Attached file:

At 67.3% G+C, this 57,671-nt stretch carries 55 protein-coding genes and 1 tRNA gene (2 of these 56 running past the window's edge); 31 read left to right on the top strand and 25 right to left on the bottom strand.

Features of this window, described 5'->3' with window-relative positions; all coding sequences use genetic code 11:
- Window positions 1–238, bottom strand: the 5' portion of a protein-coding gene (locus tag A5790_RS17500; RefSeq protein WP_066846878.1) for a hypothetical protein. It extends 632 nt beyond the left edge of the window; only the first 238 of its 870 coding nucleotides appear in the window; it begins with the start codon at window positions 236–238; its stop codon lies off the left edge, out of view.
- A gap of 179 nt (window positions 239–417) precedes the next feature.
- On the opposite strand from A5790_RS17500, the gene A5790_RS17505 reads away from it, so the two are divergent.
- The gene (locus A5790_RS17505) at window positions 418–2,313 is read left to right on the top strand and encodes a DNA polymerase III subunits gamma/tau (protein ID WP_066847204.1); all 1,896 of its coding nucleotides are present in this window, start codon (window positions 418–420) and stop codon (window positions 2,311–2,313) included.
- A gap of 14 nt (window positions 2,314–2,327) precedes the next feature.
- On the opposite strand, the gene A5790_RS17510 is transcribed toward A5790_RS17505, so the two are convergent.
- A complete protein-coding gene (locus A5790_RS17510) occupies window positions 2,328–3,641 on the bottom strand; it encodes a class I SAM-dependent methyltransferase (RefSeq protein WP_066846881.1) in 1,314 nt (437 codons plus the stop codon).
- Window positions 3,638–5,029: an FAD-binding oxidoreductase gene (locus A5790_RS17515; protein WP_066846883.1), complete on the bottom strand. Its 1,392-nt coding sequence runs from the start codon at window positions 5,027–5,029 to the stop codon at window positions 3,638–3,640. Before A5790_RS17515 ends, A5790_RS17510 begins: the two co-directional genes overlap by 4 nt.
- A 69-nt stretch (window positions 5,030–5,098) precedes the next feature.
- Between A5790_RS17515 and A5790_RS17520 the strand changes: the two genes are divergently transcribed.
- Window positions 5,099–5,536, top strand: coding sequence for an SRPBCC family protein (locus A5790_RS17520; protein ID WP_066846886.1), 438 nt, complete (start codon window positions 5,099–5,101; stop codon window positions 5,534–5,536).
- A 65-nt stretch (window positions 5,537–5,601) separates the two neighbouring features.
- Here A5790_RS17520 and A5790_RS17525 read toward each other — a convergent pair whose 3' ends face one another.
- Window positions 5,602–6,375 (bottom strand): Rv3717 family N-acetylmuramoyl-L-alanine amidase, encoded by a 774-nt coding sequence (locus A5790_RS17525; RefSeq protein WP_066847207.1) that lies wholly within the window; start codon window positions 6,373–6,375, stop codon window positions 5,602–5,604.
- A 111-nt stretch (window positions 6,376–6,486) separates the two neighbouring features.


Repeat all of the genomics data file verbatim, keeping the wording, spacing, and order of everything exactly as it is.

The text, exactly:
At 67.3% G+C, this 57,671-nt stretch carries 55 protein-coding genes and 1 tRNA gene (2 of these 56 running past the window's edge); 31 read left to right on the top strand and 25 right to left on the bottom strand.

Features of this window, described 5'->3' with window-relative positions; all coding sequences use genetic code 11:
- Window positions 1–238, bottom strand: the 5' portion of a protein-coding gene (locus tag A5790_RS17500; RefSeq protein WP_066846878.1) for a hypothetical protein. It extends 632 nt beyond the left edge of the window; only the first 238 of its 870 coding nucleotides appear in the window; it begins with the start codon at window positions 236–238; its stop codon lies off the left edge, out of view.
- A gap of 179 nt (window positions 239–417) precedes the next feature.
- On the opposite strand from A5790_RS17500, the gene A5790_RS17505 reads away from it, so the two are divergent.
- The gene (locus A5790_RS17505) at window positions 418–2,313 is read left to right on the top strand and encodes a DNA polymerase III subunits gamma/tau (protein ID WP_066847204.1); all 1,896 of its coding nucleotides are present in this window, start codon (window positions 418–420) and stop codon (window positions 2,311–2,313) included.
- A gap of 14 nt (window positions 2,314–2,327) precedes the next feature.
- On the opposite strand, the gene A5790_RS17510 is transcribed toward A5790_RS17505, so the two are convergent.
- A complete protein-coding gene (locus A5790_RS17510) occupies window positions 2,328–3,641 on the bottom strand; it encodes a class I SAM-dependent methyltransferase (RefSeq protein WP_066846881.1) in 1,314 nt (437 codons plus the stop codon).
- Window positions 3,638–5,029: an FAD-binding oxidoreductase gene (locus A5790_RS17515; protein WP_066846883.1), complete on the bottom strand. Its 1,392-nt coding sequence runs from the start codon at window positions 5,027–5,029 to the stop codon at window positions 3,638–3,640. Before A5790_RS17515 ends, A5790_RS17510 begins: the two co-directional genes overlap by 4 nt.
- A 69-nt stretch (window positions 5,030–5,098) precedes the next feature.
- Between A5790_RS17515 and A5790_RS17520 the strand changes: the two genes are divergently transcribed.
- Window positions 5,099–5,536, top strand: coding sequence for an SRPBCC family protein (locus A5790_RS17520; protein ID WP_066846886.1), 438 nt, complete (start codon window positions 5,099–5,101; stop codon window positions 5,534–5,536).
- A 65-nt stretch (window positions 5,537–5,601) separates the two neighbouring features.
- Here A5790_RS17520 and A5790_RS17525 read toward each other — a convergent pair whose 3' ends face one another.
- Window positions 5,602–6,375 (bottom strand): Rv3717 family N-acetylmuramoyl-L-alanine amidase, encoded by a 774-nt coding sequence (locus A5790_RS17525; RefSeq protein WP_066847207.1) that lies wholly within the window; start codon window positions 6,373–6,375, stop codon window positions 5,602–5,604.
- A 111-nt stretch (window positions 6,376–6,486) separates the two neighbouring features.